The movie almost died midway due to insufficient funds... and now it's going to make a lot of money due to the award and the curiosity caused. So my question is, why did it have to be an award for a movie to be recognized and rightfully profit from its hard work? Should the "goodness" of the movie be able to help it sell tickets in the first place?
Sigh, Hong Kong.
Anyway, before my first day, during my interviews, I've used the standing toilets before and they are quite nice, with a large window that overlooks the entire Nanshan area (Shenzhen's version of Silicon Valley, if you will).
So on my first day of work, when I was ready for the stall, I was shocked to see a squat toilet upon opening the door. I opened another one: squat. And another: squat. And another: squat. That's 4 out of 5... arg... I was so disappointed that I just went back to my desk. I'm not squatting with my nice suit and shirt on.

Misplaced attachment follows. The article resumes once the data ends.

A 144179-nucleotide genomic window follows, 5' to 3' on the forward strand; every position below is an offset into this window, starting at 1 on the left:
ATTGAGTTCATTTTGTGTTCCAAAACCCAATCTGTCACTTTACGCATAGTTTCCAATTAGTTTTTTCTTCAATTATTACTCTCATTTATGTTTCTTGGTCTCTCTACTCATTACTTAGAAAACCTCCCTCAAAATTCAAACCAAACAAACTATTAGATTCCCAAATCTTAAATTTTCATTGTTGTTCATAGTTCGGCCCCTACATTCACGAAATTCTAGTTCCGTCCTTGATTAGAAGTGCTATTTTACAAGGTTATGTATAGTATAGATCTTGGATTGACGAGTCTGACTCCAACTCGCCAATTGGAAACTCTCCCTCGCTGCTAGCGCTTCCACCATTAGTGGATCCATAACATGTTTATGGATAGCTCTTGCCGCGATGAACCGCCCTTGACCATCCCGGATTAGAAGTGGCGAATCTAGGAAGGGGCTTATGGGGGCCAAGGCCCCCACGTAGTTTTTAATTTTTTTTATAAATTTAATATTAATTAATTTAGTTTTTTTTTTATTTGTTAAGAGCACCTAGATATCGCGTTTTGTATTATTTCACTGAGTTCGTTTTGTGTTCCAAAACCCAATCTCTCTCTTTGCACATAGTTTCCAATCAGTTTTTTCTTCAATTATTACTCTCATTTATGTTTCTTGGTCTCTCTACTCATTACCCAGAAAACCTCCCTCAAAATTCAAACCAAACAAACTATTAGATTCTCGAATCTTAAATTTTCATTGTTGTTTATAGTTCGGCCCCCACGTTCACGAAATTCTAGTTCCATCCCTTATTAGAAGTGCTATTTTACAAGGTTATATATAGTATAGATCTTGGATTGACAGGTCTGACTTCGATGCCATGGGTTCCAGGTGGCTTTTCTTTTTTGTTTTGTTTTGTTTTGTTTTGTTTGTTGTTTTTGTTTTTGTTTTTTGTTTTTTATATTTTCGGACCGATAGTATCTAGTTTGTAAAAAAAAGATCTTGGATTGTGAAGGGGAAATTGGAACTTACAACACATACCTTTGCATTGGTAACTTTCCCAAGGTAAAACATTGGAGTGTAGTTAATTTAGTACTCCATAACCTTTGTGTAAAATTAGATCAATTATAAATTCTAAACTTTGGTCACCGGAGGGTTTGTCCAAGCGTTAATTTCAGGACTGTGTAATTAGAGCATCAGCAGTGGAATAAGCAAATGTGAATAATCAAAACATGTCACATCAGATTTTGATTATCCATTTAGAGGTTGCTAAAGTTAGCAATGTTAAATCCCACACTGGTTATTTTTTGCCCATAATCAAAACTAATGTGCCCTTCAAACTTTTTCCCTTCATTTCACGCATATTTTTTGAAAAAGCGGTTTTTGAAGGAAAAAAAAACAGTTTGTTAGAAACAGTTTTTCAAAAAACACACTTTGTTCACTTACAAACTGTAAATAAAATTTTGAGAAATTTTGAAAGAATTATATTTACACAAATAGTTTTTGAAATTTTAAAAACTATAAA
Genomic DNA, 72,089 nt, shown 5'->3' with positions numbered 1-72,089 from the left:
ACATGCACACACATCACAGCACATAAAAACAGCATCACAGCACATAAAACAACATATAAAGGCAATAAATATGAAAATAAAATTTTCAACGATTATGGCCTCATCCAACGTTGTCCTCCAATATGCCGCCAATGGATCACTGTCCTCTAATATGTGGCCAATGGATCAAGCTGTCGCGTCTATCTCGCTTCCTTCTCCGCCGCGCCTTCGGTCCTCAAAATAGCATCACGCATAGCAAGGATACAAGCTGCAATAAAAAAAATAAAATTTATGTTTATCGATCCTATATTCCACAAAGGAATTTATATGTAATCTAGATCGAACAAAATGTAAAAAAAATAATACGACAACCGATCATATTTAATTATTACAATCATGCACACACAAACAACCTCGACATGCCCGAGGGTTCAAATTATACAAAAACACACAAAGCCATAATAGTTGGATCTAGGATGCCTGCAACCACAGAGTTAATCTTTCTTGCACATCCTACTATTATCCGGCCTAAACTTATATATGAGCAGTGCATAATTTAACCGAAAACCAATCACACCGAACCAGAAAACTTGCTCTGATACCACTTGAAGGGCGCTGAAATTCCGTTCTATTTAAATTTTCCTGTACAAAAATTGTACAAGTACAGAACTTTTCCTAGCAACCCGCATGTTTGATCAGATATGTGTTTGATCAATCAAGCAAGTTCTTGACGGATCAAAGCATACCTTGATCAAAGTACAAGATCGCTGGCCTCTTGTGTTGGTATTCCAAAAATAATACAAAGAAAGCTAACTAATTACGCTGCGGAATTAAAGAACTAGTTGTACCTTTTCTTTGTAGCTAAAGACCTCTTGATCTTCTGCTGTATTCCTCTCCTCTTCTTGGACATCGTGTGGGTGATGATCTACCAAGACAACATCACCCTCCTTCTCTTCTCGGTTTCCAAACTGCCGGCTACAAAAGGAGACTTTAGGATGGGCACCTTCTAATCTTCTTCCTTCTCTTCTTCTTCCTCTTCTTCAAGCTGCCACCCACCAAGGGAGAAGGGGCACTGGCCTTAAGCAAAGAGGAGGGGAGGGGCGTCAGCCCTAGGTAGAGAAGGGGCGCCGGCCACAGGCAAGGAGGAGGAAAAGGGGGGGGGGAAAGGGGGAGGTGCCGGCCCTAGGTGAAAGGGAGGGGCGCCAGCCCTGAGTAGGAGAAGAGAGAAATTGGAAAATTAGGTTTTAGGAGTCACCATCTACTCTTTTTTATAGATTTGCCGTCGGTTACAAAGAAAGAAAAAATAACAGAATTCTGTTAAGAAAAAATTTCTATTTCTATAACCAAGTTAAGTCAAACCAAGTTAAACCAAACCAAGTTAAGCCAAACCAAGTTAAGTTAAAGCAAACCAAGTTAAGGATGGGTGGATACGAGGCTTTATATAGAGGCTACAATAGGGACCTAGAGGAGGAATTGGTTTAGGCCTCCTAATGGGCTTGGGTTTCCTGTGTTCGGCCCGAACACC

Fast forward to my 7th day of work. We're meeting a foreign firm, and I went to the meeting floor - again, shocked to see that they have a sitting toilet!!!
Turns out the 5th stall I didn't open was the sitting toilet. Haha.
Well, if you've read this post about Bills Gates interviewing me and the actual disaster, then you might have figured out that I'm heading to some sort of tech firm. That firm is Tencent QQ, the MSN/Facebook/Twitter of China. You might laugh at Facebook's current valuation of $11B (see range), but Tencent is no laughing matter, publicly traded and valued at ~$35B.
Anyway, today was the first day of work. And here comes the obligatory Good Bad and Ugly:
- I have to leave the company at 630 to catch the shuttle bus back to the HK border; so, yeah, I now have a natural time to get off work
- No lap top, no Blackberry
- The team seemed very nice, and things seemed efficient (the internal portal has so much info it's a bit overwhelming)
- How can no Blackberry be good!?
- I don't understand why the wall of a cell has to be against the window. Can I saw off the cell wall?
- Food options are going to be extremely limited... unless I'm brave enough to eat on the streets
And the Ugly
- It's a 1.5 hour commute minimum
- And the most painful part is the immigration. Rule #1: don't be a foreigner. Rule #2: don't line up behind clueless old people